The Hills Of Moscato: A Spectacular Sight In Piedmont
Uno scorcio delle Colline del Moscato in provincia di Asti

 The Hills Of Moscato:
A Spectacular Sight In Piedmont


If one suddenly asks: «Which road among the vineyards is the most astounding in Piedmont?», we will undoubtedly reply: «It is the one that from Mango, passing through Valdivilla, reaches Santo Stefano Belbo after about ten kilometers. The road of the breathtaking Hills of Moscato.

The Hills of Moscato cover a large area of southern Piedmont that includes the hills on the border between the provinces of Cuneo, Asti and Alessandria. The area was delimited in 1932 and encloses 52 municipalities where it is possible to grow Moscato Bianco grapes for the production of Asti Docg and Moscato d’Asti Docg.

The total area of the Moscato Bianco vineyard is about 9,700 hectares and it is located, roughly, from North to South between the municipalities of Incisa Scapaccino and Perletto; and from West to East between San Rocco Seno d’Elvio (a hamlet of Alba) and Strevi. There are two other areas, outside the aforementioned borders, where Asti and Moscato d’Asti Docg can be produced. These are the municipalities of Santa Vittoria d’Alba, in Roero, and that of Serralunga d’Alba, on the hills of Barolo, where Moscato has been cultivated since the early 19th century.

Thus, it appears that the Hills of Moscato cover a vast landscape. It stretches from Alta Langa, dominated by woods and hazelnut groves, to the sinewy hills of Asti, with its long and rounded ridges, where vineyards fill every inch of land.

On the Moscato Hills the rows here climb very steep ridges,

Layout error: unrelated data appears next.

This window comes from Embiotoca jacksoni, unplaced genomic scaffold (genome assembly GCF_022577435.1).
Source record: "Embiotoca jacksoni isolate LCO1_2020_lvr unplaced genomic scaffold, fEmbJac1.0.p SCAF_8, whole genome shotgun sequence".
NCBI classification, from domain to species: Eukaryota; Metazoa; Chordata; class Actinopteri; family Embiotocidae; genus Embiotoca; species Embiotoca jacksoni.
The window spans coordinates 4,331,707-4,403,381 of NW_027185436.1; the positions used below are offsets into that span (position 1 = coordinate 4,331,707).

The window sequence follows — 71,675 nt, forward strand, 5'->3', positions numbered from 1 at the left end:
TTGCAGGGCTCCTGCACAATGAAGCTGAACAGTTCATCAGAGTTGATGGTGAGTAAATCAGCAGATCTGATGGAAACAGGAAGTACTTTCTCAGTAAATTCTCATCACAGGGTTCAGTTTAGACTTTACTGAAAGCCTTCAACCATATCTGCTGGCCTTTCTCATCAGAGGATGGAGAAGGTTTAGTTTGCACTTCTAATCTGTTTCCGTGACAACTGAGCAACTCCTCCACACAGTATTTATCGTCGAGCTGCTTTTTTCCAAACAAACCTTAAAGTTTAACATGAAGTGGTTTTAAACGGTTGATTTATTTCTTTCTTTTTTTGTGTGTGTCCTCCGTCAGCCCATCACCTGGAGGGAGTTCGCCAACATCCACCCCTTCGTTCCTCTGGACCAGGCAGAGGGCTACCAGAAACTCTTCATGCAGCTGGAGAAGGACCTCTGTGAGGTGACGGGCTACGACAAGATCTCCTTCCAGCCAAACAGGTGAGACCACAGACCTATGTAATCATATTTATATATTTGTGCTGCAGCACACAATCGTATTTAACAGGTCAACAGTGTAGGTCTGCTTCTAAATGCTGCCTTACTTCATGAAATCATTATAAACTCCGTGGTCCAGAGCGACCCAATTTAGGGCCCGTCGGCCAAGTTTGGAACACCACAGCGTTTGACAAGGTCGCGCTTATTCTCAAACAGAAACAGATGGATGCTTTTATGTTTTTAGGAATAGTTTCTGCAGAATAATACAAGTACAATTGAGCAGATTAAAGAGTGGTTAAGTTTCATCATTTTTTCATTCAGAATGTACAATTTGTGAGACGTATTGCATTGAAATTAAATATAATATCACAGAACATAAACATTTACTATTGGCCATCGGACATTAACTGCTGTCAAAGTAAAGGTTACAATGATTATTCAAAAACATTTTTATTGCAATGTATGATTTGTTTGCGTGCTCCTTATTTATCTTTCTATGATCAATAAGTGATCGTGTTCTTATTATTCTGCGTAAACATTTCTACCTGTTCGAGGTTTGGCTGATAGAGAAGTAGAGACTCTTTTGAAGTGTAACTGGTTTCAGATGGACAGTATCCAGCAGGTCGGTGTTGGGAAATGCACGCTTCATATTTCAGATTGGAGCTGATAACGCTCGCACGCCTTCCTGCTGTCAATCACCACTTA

with slopes reaching 50%.


But the heart of the Hills of Moscato is located between Langhe and Monferrato, along the road that leads from Mango to Santo Stefano Belbo, and from there proceeds, in various directions, to Camo, Loazzolo, Cassinasco, Canelli and Calamandrana. Here, we find a spectacular landscape of very steep hills, called “Sorì”, which means «well exposed, sunny», definitely suitable for growing grapes.

The rows here climb steep ridges, with slopes that reach 50%. This is a majestic view. The vineyards are literally swallowed up by cliffs that jut out towards the foot of the hills and dissipate in dense woods crossed by small streams. The scene opens onto new valleys and new hills, where the red roofs of the farmhouses and the towers of the rural churches come into view.

To facilitate grape harvest, for centuries, winemakers have created kilometers of terraces supported by dry stone walls made with Pietra di Langa. The light gray color of the Pietra can be clearly distinguished from that of the soils, which are formed by a very light sand, almost appearing white because it is rich in calcareous marl. At dawn or dusk, the light creates a golden veil on these hills, setting the soil ablaze with streaks ranging from dark orange to ocher, from lemon yellow to mustard, in stark contrast to the brilliant green of the vine leaves.

We can speak of heroic viticulture in the area of the Sorì: winegrowing is entirely carried out by hand in extreme conditions, on slopes that constantly challenge growers and do not allow the use of machinery.

"Heroic" viticulture on extreme slopes around Cossano Belbo


In terms of geology, the Hills of Moscato originated in the Tertiary period, precisely during the Miocene: these are underwater formations that date back to over 20 million years ago. The soils are made up of deposits of calcareous sands and calcareous whitish marls. On the surface, these characteristics coincide with the «calcina» described by famous Italian writer, Cesare Pavese: a white and very fine powder that becomes hot during the day and shines under the moon at night, arising as small puffs at each step: «Lassù brucia il sole tutto il giorno – Pavese writes in his poetic collection “Lavorare stanca” - e la terra è calcina: si vede anche


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